The obvious answer is that you have to make a serious effort to understand the matter from first principles. For mathematics, that would mean reading all of the definitions of all of the individual terms, and if any of those definitions are unfamiliar to you, looking them up in standard reference materials (such as textbooks) and recursively reading those definitions until you get to something you understand. Realistically, this is extremely time-consuming. You could spend months or even years trying to understand a single paper. Unfortunately, there does not appear to be a superior alternative.
An example. Several years ago, the renowned mathematician Shinichi Mochizuki publicly claimed to have proven the abc conjecture. It quickly became apparent, however, that he had basically invented an entire new branch of mathematics in order to do it. It took the broader mathematical community several years to evaluate all of this, eventually culminating in Peter Scholze and Jakob Stix writing a rebuttal to Mochizuki's proof, to which Mochizuki responded by claiming that they had misunderstood his argument. The proof was subsequently published in PRIMS, a mathematical journal of which Mochizuki is the chief editor (he was recused from peer review). The broader mathematical community still regards abc as a conjecture rather than a theorem, despite the published proof, because they feel that the proof is either incorrect, or at best, incomplete.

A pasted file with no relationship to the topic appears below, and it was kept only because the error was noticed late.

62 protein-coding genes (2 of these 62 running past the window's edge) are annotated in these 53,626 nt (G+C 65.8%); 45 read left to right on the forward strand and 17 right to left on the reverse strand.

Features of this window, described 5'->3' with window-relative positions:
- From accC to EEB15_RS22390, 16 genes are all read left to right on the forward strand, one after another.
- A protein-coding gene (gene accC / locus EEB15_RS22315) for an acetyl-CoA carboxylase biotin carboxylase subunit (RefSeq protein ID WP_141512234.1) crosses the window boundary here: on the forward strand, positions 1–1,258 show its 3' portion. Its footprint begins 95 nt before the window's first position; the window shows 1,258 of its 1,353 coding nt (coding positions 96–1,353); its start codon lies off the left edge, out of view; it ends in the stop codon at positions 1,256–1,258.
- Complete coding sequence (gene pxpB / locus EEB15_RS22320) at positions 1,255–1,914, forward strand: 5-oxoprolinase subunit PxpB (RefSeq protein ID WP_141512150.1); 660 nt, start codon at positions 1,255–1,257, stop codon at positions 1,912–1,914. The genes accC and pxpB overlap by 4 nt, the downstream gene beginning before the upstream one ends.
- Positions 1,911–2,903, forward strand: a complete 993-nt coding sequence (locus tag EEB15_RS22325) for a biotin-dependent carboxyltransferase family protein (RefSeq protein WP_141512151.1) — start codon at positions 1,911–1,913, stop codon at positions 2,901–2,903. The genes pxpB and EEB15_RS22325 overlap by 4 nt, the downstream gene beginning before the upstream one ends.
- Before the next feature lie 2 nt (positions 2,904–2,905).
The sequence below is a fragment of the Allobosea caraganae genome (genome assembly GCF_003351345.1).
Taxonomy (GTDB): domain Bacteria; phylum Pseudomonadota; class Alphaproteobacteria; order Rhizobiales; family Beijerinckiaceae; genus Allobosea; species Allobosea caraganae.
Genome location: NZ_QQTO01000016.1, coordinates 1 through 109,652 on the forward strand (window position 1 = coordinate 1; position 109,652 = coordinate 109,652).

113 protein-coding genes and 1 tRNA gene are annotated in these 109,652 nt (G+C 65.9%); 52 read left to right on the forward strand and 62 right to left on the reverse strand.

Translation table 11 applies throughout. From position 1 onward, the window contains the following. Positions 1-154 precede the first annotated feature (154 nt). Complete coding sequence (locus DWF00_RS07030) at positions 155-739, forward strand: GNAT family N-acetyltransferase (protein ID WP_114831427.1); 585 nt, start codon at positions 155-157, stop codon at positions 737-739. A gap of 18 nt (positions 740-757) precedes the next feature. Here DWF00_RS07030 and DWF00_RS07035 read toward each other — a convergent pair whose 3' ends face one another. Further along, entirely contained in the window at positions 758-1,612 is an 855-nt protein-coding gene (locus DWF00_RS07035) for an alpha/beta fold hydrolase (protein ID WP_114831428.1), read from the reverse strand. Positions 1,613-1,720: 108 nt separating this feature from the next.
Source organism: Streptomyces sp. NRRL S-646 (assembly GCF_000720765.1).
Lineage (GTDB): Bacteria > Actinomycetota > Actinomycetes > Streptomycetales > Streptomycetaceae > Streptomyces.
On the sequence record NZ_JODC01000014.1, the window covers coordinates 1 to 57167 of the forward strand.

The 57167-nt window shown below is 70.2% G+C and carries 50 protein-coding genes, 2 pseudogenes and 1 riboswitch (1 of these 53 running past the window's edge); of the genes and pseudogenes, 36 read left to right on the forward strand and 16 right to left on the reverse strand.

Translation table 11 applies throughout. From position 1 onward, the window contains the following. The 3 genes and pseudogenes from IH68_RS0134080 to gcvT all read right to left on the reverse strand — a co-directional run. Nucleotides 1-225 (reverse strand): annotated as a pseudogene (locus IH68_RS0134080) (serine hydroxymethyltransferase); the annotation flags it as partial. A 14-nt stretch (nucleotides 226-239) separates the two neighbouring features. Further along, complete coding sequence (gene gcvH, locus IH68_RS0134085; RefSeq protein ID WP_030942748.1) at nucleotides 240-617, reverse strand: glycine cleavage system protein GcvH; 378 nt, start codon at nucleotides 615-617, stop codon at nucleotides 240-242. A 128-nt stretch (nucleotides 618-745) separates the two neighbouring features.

The point of this example is that the only way to find out whether something is nonsense or meaningful is to make a concerted and serious effort to engage with it. There are no shortcuts, even in perfectly objective contexts such as mathematics. If an amateur had presented this proof, it likely would have been rejected out of hand, but it just goes to show that people with credentials can still make bad (or at least, unconvincing) arguments. Conversely, people with limited or no credentials can make correct arguments whose correctness may not be immediately obvious. For example, Srinivasa Ramanujan developed a lot of important mathematical results despite a relatively modest education, but his arguments were highly unconventional and he had to contact several different western mathematicians before G. H. Hardy finally recognized his genius.